Common Goldfish In Need

Discussion in 'Freshwater Fish Disease' started by Lackess, Aug 6, 2017.

  1. Lackess

    Lackess New Member Member

    I was at Walmart today getting food for my cats and happened to walk past the fish. A little gold fish caught my eye and his tail fin was completely ripped off. Nothing but a nub. I don't own a tank but my heart goes out for the little guy. I want to buy a tank and get him out, but that are his prospects of living? I have a little knowledge about fish, like gold fish produce a lot of waste so they need large tanks. But how long will the water need to cycle before it's safe to put him in? He's a very little common gold fish, will a 10 gal tank be enough?
     
  2. Kenny777

    Kenny777 Well Known Member Member

    No commons get over a foot big and need 150g+
     
  3. Floundering_Around

    Floundering_Around Well Known Member Member

    Those tanks aren't well maintained, so in all honesty, it'll probably be dead within a week, if it makes it that long
     
  4. JesseMoreira06

    JesseMoreira06 Well Known Member Member

    Unfortunately a 10g wouldn't be enough space for him , they really do need 150g+ and do much better in ponds.

    If you know someone with a pond , you could house him in a 10g for a few weeks while his tail gets better , then rehome him to a pond.
     
    Last edited: Aug 6, 2017
  5. Kenny777

    Kenny777 Well Known Member Member

    Agree the OP should use the 10g to quaritine him then when he is all better and healthy find someone that has a pond for the Gold fish.
     
  6. Mothercrow

    Mothercrow Well Known Member Member

    You have a lot of options when it comes to goldfish, even if they're just little commons. I am fish-sitting for two commons that are in a 10g. They used to share that tank with a betta, so it was divided into five gallons for them and five for the betta. I know that these fish are over a year old, because the owner rescued hers from the same event that I rescued mine. The biggest one has to be about 4 inches long. I don't approve of this setup, but they are surviving and healthy in it. My commons are in a 40g, and they're far more active but not as big as the two in the 10g. Go figure.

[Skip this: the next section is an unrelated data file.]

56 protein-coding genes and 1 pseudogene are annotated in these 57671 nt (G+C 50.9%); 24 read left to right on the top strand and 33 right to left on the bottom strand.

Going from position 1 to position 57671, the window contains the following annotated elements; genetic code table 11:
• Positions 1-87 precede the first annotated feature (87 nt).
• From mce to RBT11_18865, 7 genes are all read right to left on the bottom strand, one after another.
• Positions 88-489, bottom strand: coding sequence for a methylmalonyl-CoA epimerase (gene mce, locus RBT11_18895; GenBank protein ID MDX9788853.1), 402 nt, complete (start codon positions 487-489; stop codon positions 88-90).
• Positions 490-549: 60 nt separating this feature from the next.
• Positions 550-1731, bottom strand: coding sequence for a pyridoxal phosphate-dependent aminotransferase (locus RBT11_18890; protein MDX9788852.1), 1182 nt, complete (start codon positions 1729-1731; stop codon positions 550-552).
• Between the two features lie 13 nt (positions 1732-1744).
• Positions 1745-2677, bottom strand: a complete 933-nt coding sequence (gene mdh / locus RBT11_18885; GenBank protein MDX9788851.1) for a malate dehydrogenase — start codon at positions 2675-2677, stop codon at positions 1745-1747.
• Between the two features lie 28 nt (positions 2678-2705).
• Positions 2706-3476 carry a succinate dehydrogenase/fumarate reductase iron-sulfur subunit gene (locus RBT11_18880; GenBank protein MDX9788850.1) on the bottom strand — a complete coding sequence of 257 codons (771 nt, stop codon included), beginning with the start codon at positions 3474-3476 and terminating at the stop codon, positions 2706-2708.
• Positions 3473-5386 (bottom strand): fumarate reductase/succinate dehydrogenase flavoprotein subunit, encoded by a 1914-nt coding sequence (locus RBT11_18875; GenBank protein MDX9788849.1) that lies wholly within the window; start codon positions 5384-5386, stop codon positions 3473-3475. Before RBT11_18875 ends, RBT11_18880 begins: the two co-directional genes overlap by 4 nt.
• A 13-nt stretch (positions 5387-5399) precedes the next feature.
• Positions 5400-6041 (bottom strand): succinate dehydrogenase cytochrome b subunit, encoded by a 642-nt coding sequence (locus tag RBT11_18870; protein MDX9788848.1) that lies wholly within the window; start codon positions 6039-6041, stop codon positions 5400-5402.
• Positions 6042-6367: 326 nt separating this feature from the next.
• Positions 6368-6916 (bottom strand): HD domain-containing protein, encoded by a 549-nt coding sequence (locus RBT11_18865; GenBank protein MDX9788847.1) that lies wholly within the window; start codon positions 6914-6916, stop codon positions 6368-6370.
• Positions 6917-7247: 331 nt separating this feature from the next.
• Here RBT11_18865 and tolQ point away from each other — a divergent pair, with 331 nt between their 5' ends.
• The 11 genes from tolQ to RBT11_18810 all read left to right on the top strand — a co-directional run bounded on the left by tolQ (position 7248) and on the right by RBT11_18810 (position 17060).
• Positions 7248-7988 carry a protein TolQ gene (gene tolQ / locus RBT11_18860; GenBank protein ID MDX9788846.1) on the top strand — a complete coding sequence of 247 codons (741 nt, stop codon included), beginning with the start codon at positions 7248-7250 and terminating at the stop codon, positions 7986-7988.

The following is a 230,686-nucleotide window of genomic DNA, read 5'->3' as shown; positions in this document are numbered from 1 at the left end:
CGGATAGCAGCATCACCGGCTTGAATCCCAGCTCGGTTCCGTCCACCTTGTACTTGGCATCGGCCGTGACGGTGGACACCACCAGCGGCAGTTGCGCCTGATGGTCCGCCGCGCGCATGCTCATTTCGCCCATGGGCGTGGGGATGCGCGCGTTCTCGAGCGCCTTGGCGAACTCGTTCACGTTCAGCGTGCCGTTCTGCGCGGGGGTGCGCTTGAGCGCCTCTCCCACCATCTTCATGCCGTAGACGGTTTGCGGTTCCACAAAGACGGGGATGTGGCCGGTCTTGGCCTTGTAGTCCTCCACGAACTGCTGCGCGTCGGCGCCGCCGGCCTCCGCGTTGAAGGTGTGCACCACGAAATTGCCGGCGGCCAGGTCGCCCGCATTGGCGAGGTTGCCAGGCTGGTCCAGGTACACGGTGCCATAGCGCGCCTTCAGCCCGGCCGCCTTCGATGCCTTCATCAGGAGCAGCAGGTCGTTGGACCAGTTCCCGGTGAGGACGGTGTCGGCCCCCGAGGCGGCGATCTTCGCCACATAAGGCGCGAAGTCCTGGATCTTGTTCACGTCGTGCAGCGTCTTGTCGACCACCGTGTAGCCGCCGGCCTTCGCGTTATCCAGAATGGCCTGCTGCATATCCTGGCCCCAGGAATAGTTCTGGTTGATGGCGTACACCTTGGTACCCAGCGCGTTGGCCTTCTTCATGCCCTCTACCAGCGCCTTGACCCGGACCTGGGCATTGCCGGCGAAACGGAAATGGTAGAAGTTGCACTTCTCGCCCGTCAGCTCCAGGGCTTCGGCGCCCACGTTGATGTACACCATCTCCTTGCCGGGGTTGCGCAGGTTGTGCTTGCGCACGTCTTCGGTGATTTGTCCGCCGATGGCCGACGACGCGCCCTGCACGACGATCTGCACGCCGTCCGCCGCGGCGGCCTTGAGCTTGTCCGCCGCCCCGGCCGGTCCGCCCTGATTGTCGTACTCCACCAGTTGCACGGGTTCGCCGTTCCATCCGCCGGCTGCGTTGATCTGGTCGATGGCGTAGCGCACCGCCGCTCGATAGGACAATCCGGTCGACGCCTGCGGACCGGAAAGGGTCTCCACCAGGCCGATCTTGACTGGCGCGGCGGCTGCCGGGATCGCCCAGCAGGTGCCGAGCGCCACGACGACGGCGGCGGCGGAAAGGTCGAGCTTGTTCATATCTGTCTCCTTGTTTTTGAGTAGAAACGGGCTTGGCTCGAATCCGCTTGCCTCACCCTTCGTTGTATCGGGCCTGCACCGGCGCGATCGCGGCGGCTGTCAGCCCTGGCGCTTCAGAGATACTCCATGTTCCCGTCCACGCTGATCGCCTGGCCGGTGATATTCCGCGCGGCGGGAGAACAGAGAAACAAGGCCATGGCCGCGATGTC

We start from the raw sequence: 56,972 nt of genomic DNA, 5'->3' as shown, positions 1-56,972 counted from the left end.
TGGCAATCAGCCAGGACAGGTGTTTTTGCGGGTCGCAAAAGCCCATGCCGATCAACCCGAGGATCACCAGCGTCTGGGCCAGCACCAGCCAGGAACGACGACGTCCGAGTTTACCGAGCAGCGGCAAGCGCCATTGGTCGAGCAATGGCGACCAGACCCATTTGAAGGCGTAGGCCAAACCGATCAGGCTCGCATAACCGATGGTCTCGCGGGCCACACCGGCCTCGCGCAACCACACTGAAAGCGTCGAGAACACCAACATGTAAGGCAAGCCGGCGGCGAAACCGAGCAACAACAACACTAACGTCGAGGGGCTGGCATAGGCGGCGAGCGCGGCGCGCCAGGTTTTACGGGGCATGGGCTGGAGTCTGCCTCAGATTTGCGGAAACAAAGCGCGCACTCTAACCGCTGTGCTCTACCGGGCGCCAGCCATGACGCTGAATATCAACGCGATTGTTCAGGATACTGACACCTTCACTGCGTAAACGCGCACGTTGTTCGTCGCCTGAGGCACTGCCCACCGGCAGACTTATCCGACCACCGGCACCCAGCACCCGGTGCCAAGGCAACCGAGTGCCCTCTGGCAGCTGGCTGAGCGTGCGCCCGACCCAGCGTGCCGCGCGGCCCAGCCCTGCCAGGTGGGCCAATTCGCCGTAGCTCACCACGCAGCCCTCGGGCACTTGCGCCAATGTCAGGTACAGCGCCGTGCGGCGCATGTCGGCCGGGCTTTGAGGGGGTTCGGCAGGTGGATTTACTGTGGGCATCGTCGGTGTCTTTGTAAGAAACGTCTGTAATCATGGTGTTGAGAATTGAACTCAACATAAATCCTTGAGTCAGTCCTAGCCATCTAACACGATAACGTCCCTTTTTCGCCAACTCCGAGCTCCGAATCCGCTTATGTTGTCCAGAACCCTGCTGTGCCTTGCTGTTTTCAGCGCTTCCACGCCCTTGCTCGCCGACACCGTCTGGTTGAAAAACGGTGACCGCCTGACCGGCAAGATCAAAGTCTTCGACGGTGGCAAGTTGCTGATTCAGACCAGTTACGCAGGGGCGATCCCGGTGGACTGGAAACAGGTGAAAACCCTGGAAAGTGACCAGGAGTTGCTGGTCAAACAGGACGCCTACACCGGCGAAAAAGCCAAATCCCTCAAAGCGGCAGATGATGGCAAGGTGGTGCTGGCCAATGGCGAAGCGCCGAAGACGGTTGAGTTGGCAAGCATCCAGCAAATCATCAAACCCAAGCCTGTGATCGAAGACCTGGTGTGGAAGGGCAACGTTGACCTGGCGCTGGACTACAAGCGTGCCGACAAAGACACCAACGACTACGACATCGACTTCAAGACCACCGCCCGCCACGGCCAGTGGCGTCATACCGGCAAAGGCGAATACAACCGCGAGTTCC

Before you go any further, consider this: goldfish can live 30 years. Most captive goldfish don't, because of sub-optimal care. Depending on food, water quality, genes, etc., common goldfish can get to be 12 inches long. Because commons are considered feeder fish, they aren't well taken care of at the store, and you should treat for parasites with Praziquantel, at the very least. Goldfish are "loose shoalers", which means that they don't need a school, but would be happier with at least one companion. They forage constantly, so they will pull up plants, decorations, and throw any gravel you have around the tank. They require large water changes weekly, or smaller water changes daily. Knowing all of this, are you ready for the commitment?

    Goldfish are big waste producers, and the bigger the tank that you can get them in, the healthier they will be. You should also make sure that your filter runs 10x what your tank holds--so for a ten gallon, you want a filter that says it filters 100 gallons per hour or more. Most goldfish keepers double up on filtration--there's no such thing as too much filtration with goldfish.

    If you have room for it, you can make an indoor pond for pretty much what you'd spend on a tank. The greater surface area is better for your fish, and they'll be more active if they have lots of horizontal space than if they have a deeper tank. If you look up indoor ponds on YouTube, you can see some pretty great setups. I was told by a very experienced goldfish keeper that you can make an indoor pond with the SAMLA Box with lid, clear - clear - 30 ¾x22x7 "/15 gallon - IKEA
      and keep two commons in it. I believe she said that she uses sponge filters with hers.

    Also, you need a liquid test kit more than ever with commons. Knowing how quickly they build up nitrates will help you figure out how many water changes you need every week. A test kit will be useful in doing a fish-in cycle if you decide to get the fish.

    Good luck, I hope this helped, let us know what you decide to do.
     




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